by D. Martyn Lloyd-Jones (selected by Frank Cumbers)
Heaven and earth shall pass away, but my words shall not pass away
How careful [Jesus] was always to speak of ‘my Father and your Father’. He does not say ‘our Father’. He says ‘my Father’. He teaches His disciples to pray, ‘Our Father’, but He never includes Himself with them. He always takes pains to emphasize this difference, that He is the Son of man. He is man and yet He is not only man ... [see Matthew 11:27; John 14:6].... He deliberately sets Himself up as the authoritative Teacher.... ‘Ye have heard that it was said by them of old time.... But / say unto you ...’ He declares T, with authority ... it is this characteristic, personal emphasis which brings Him into contrast with the prophets.... They were great personalities.... But there is not one of them who ever used this T. They all say, ‘Thus saith the Lord’. But the Lord Jesus Christ... says,’/ say unto you’. At once He is differentiating between Himself and ah others. ‘Now is the time for final authority’, He seems to be saying. He emphasizes this fact constantly in the Sermon on the Mount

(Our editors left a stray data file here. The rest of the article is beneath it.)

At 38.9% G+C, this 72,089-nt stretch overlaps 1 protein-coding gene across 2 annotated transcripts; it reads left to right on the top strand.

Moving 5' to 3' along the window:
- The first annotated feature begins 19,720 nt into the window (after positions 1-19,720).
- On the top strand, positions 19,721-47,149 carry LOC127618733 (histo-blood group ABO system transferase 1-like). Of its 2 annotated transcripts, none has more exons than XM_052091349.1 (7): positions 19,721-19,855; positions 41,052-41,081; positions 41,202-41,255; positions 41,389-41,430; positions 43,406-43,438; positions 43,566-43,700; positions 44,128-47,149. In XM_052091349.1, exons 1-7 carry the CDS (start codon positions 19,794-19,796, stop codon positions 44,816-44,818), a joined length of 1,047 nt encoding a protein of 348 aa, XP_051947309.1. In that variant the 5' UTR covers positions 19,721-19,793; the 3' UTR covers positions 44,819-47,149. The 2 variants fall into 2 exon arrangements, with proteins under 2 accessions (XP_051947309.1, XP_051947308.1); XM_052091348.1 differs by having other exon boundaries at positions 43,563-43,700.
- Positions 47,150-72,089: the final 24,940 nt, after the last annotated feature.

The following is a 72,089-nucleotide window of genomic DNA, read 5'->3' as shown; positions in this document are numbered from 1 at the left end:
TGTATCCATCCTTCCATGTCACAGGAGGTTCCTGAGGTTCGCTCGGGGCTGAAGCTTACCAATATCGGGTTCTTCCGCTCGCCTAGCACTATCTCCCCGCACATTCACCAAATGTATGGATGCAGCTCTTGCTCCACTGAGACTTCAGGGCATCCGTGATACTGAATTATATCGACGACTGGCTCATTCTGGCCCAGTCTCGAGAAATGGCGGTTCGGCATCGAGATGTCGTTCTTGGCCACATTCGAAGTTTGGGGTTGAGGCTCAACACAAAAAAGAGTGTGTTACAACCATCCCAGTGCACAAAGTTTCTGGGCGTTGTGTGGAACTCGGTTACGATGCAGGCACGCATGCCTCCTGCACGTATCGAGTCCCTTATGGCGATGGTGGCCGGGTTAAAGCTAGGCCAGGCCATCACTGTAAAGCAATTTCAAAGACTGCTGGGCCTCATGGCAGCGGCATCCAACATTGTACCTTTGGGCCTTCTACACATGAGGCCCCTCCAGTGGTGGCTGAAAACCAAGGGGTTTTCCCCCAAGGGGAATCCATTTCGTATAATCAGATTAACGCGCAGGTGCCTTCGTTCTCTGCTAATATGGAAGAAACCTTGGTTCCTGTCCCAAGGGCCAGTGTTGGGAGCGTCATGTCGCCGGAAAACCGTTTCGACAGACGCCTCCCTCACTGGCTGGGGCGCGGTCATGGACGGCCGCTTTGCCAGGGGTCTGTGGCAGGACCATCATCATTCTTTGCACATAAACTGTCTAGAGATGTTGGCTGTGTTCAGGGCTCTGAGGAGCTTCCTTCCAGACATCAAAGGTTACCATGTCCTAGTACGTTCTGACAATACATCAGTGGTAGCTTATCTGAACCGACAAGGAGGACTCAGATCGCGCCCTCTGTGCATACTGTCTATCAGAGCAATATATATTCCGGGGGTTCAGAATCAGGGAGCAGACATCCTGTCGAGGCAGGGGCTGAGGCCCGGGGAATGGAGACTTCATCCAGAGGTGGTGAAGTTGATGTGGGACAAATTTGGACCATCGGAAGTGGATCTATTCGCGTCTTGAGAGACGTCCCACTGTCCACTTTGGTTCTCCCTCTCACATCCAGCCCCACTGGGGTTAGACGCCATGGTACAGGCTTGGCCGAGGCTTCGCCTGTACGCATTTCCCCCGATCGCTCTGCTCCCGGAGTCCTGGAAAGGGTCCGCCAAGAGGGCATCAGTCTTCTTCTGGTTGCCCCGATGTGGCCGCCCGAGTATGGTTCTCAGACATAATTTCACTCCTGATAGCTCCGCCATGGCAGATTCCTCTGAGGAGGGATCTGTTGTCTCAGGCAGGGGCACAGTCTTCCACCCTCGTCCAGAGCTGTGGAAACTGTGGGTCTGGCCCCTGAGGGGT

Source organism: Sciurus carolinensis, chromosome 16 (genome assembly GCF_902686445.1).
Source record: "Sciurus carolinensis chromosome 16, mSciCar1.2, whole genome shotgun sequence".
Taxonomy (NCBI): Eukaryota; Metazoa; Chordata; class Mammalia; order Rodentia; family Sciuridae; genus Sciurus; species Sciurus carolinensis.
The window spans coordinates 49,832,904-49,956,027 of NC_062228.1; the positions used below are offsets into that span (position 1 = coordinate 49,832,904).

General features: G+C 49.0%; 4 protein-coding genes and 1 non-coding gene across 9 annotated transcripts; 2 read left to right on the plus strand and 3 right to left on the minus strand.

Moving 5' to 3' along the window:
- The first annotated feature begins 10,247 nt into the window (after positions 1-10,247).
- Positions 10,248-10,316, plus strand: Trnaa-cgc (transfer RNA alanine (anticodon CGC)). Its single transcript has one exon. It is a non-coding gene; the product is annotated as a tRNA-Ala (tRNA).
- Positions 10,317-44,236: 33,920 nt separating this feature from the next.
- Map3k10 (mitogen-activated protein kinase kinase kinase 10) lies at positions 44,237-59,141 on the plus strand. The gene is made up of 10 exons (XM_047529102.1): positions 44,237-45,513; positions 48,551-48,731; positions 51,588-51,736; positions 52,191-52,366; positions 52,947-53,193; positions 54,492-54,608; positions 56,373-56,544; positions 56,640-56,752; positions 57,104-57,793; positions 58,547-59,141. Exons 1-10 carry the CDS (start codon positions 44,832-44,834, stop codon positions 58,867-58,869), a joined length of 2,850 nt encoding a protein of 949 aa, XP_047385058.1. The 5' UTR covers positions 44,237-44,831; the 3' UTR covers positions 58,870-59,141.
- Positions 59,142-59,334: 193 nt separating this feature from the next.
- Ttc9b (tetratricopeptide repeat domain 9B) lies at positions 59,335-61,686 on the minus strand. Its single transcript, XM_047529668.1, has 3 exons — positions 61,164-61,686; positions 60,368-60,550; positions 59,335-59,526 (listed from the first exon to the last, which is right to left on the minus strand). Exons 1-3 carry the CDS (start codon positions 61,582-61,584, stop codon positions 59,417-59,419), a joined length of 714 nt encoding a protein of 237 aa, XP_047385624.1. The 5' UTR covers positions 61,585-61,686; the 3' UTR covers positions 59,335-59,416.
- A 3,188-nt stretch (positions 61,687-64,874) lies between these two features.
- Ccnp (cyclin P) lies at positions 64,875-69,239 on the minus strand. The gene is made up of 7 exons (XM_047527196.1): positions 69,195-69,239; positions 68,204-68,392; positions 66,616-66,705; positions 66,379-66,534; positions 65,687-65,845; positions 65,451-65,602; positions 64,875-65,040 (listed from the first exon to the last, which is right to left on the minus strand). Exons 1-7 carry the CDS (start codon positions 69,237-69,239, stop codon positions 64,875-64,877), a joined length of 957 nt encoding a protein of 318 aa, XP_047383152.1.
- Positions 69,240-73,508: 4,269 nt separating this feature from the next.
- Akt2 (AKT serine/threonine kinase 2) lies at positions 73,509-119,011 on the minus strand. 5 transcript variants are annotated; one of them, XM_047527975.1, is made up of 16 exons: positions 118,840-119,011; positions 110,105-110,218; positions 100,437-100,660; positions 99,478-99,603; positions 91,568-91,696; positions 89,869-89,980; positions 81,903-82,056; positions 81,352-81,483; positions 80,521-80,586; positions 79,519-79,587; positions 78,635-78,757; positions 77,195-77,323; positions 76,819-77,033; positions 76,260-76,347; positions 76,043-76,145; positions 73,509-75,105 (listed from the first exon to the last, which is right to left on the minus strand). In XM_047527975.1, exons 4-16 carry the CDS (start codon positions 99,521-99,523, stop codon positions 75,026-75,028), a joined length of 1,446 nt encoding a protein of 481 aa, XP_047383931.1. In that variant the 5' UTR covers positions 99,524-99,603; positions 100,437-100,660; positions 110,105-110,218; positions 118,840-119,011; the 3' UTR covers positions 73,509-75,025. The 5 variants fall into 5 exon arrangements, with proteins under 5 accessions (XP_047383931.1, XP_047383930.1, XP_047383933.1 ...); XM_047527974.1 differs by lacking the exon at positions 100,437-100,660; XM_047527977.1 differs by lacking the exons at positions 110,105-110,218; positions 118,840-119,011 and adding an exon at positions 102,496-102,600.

When He concludes that great sermon, He does so by uttering one of the most staggering and astounding things that He ever said. ‘Therefore whosoever heareth these sayings of mine, and doeth them, I will liken him unto a wise man, which built his house upon a rock....’ There, you see, His whole emphasis is upon ‘these sayings of mine.’ Here is His claim to final authority. And if it is possible to add to such a statement, He did so when He said, ‘Heaven and earth shall pass away, but my words shall not pass away’. There is nothing beyond that.
Authority, pp. 18–19